Don’s Expert Answers: Miniture weeping Mulberry tree outside front of house between conrete path

Question From:
Pauline in Lemon Tree Passage, Lemon Tree Passage New South Wales

Nature of problem:
Miniture weeping Mulberry tree outside front of house between conrete path

Type of Plant (if known):
Miniture weeping mulbery tree

Symptoms of Plant Illness (please try NOT to diagnose your problems yourself):
No illness

Soil Type (e.g. sandy, clay or loam) OR Potting Mix Type:

How often do you water the plant:
winter once week, summer daily

How many hours of sunlight does the plant get each day:

How long since you planted it:
10 years

Have you fertilised? If so, with what and when:

Is the plant indoors or outdoors:

Is the plant in a pot or in the ground:

What other treatments have you given the plant:
regular trimming under neath

Upload photo if available:

Other Comments:
Hi Don

We are pensioners and just bought this place. At the front of the house about 4-5 metres away there is a pathway which swirls around the miniature weeping mulberry tree which has reached full height about 5 ft but which everybody hits their head on as you come to the entrance of the house. Around the tree is thorned stick rose bushes that have had all the side braches taken off too. We would like to take the tree and rose sticks out. Can you tell me how deep roots would be to get the mulberry out and whether we can plant another small tree (ideally taller (6-8 metres) but soft looking where you don’t hit your head and a small tree that will not break up the concrete path. The front of the house is north east. We love bottlebrushes and would like more height and softness in the tree we plant there to help soften the starkness of the house …we plant to change this garden from a formal garden to a soft informal one. Any other plant names to add softness to the front would be appreciated,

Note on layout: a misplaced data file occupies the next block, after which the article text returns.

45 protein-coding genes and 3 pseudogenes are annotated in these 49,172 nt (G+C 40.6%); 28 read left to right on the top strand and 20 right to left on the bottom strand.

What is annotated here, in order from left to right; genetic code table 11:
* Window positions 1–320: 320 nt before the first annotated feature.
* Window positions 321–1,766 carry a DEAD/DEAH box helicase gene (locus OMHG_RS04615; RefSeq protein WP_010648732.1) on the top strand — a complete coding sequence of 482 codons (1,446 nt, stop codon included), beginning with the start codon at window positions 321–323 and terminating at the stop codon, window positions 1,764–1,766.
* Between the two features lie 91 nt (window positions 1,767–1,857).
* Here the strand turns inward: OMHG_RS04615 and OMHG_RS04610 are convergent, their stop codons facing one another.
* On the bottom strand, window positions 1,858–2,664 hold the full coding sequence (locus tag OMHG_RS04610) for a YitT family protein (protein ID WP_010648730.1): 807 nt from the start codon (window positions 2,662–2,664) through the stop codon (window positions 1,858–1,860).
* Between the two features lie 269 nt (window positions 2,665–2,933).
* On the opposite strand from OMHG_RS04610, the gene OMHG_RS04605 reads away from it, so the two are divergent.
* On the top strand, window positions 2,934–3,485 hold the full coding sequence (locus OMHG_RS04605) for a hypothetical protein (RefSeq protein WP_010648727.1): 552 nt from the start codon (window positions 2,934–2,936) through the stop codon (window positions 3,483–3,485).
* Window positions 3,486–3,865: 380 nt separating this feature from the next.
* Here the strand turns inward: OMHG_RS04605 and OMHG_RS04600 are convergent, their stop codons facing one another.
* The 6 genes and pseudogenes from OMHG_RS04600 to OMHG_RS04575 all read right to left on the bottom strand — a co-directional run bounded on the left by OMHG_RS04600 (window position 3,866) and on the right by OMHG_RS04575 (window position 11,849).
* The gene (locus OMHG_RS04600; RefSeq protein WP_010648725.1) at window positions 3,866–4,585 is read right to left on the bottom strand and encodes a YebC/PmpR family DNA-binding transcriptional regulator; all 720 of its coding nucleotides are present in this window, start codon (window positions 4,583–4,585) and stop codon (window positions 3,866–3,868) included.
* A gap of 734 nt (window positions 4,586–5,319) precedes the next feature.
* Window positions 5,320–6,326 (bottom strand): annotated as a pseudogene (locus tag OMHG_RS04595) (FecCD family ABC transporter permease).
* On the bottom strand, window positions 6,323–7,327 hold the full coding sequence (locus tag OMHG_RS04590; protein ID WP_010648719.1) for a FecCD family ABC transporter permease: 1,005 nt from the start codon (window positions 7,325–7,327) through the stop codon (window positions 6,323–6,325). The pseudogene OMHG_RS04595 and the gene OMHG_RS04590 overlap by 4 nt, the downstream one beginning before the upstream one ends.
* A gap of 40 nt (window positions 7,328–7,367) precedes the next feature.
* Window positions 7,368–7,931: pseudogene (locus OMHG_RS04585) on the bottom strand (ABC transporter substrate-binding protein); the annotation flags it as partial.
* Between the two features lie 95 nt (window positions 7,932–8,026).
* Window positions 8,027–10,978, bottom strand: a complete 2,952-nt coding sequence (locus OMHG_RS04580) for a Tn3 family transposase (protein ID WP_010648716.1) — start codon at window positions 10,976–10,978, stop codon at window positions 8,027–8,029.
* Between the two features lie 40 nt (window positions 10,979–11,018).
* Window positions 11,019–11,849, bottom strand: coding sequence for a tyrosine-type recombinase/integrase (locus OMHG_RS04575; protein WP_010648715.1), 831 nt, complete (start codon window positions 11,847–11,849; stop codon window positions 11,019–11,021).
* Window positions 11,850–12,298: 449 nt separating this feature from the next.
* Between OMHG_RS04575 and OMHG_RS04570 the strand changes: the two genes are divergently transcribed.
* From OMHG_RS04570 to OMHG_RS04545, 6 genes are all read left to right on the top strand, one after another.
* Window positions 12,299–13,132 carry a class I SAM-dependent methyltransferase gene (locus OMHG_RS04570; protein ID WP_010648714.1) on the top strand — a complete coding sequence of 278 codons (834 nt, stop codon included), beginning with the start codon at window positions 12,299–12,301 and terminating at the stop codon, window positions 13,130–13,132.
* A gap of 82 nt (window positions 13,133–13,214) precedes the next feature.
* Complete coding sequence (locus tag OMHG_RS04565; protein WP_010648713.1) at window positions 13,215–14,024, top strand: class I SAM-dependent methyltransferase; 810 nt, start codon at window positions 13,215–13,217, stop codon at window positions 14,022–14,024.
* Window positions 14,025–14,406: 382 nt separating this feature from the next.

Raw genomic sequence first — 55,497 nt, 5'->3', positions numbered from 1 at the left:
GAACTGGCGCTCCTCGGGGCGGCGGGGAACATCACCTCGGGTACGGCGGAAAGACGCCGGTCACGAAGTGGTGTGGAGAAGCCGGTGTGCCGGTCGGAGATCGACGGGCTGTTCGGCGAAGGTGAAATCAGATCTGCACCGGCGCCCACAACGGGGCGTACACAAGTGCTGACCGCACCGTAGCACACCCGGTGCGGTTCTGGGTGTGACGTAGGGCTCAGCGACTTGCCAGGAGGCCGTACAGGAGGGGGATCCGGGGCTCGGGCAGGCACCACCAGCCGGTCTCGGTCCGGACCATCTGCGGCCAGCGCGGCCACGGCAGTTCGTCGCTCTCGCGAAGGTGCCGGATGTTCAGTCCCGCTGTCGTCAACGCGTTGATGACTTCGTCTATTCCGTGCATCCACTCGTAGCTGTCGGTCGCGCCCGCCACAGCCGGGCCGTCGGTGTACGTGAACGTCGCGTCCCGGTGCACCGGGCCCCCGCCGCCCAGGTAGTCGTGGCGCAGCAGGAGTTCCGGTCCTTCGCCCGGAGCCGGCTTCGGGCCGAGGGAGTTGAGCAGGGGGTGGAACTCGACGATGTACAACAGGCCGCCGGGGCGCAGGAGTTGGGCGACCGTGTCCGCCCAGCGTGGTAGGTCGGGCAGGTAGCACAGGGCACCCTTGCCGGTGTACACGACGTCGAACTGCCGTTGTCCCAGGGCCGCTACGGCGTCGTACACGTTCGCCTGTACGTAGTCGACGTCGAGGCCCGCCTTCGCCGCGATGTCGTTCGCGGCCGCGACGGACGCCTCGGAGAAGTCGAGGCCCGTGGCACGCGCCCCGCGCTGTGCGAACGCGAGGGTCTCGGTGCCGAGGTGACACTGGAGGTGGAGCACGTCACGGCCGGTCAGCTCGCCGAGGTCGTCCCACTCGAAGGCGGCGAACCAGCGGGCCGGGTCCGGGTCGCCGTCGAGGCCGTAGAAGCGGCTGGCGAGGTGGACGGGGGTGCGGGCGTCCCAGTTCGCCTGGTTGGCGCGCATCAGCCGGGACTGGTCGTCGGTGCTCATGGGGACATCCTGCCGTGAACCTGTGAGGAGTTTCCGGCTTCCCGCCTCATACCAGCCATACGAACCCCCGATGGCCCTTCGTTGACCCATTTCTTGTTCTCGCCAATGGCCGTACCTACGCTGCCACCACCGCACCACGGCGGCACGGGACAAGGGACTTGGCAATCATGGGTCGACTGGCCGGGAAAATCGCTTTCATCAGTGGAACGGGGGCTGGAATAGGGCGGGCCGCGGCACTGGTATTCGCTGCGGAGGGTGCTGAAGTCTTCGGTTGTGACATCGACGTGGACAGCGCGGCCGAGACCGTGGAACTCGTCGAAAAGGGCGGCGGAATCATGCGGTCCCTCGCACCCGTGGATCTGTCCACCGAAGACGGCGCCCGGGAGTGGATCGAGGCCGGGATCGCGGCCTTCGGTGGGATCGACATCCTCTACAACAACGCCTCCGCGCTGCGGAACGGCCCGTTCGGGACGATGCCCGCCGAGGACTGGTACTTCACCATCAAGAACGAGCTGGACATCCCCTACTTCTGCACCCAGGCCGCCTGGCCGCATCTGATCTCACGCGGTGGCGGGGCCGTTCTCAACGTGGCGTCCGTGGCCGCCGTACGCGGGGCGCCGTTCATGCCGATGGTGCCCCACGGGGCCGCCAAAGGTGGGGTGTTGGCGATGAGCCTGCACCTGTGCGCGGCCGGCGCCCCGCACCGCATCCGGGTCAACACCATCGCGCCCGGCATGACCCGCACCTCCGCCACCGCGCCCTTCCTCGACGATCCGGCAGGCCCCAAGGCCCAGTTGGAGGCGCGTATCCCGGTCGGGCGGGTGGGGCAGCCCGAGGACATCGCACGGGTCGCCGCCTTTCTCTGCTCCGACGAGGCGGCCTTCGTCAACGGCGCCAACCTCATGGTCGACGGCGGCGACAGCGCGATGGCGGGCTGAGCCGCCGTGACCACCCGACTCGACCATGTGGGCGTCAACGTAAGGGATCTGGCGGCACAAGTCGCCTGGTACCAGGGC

Hi Pauline, Just rip out the roses and the mulberry, there is nothing complex there. AND if you dig them out gently during Winter, saving as much of the roots as you can, you can replant these plants anywhere you want to. The roots are reasonably easy to remove. One tip is to sharpen your spade so that it cuts the soil and roots easily – use your feet to push the spade into the ground. Any roots over 1cm thick can be cut with a pruning saw – this is an easy enough job for pensioners to do if you pace yourselves. If strong roots are growing straight down, dig under the root ball to cut them off. A bottlebrush would be perfect there, look at ‘Hannah Ray’ or ‘Harkness’. Both grow to about 8m tall and have a semi-weeping crown. Don